On that note, if you close your eyes and tap your heels long enough, red glass slipper optional (this is San Francisco after all), you too can someday have a $2,145,000 home in Potrero Hill. Tap them longer and maybe that price will come down a tad.

-2145 18th Street [MLS]

Ask Us: “Should structural concrete be included in the condo square footage?”

Where readers ask, and we try to answer:

Hi -

I read your article [about calculating square footage in San Francisco] and had a quick question on measuring square footage in a high-rise condominium in San Francisco. Do you know if the structural concrete should get included in the condo square footage? The condo I am looking to buy has about 100 square feet of structural concrete behind some walls, mostly along the edges, and the builder is including it in the square feet measurements. This is not “air space” nor do I own it. I can’t occupy it or modify it. I can see the reason to include partition walls, because these can be knocked down and the space can be occupied. But not so with concrete. Any advice?? The rules seem vague with respect to this.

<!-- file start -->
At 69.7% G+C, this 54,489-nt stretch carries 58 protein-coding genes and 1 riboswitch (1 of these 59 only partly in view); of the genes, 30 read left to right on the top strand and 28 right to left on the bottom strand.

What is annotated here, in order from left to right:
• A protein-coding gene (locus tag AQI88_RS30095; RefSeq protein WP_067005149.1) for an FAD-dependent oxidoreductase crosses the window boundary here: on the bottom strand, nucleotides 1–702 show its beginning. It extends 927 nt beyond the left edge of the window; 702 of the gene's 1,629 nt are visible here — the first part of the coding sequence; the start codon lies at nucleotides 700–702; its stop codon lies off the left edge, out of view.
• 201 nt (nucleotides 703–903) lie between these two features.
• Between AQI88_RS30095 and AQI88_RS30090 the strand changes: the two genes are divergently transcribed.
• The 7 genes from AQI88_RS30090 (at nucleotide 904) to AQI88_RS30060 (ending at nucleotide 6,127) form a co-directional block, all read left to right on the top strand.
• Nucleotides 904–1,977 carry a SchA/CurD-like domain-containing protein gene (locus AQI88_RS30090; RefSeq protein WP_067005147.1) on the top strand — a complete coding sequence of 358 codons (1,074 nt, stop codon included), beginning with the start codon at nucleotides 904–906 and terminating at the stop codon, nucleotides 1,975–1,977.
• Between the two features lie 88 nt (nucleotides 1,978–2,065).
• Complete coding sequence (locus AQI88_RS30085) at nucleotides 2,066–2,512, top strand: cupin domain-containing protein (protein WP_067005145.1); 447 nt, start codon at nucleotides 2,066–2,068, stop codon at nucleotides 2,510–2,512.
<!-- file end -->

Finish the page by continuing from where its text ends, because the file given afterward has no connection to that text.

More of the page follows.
Also, would you have the name of the individual at the Assessor’s office that replied to your email? They seemed very informative. I called the office and the person I talked to didn’t know the answer to my question (and she was an appraiser).

Thanks!

David

We tried contacting you directly, but received no reply. We’re putting this up here (as always) in hopes that the community comes back with some good answers. As for the “individual at the Assessor’s office”, we’ll leave that up to them to allow us to release their email. (We’re big on privacy. Hence the reason we allow Marina Prime to comment under a zillion different aliases. ;-) )

Please have a look at the comments for some replies, or to reply to this question.

-Calculating square footage in San Francisco [theFrontSteps]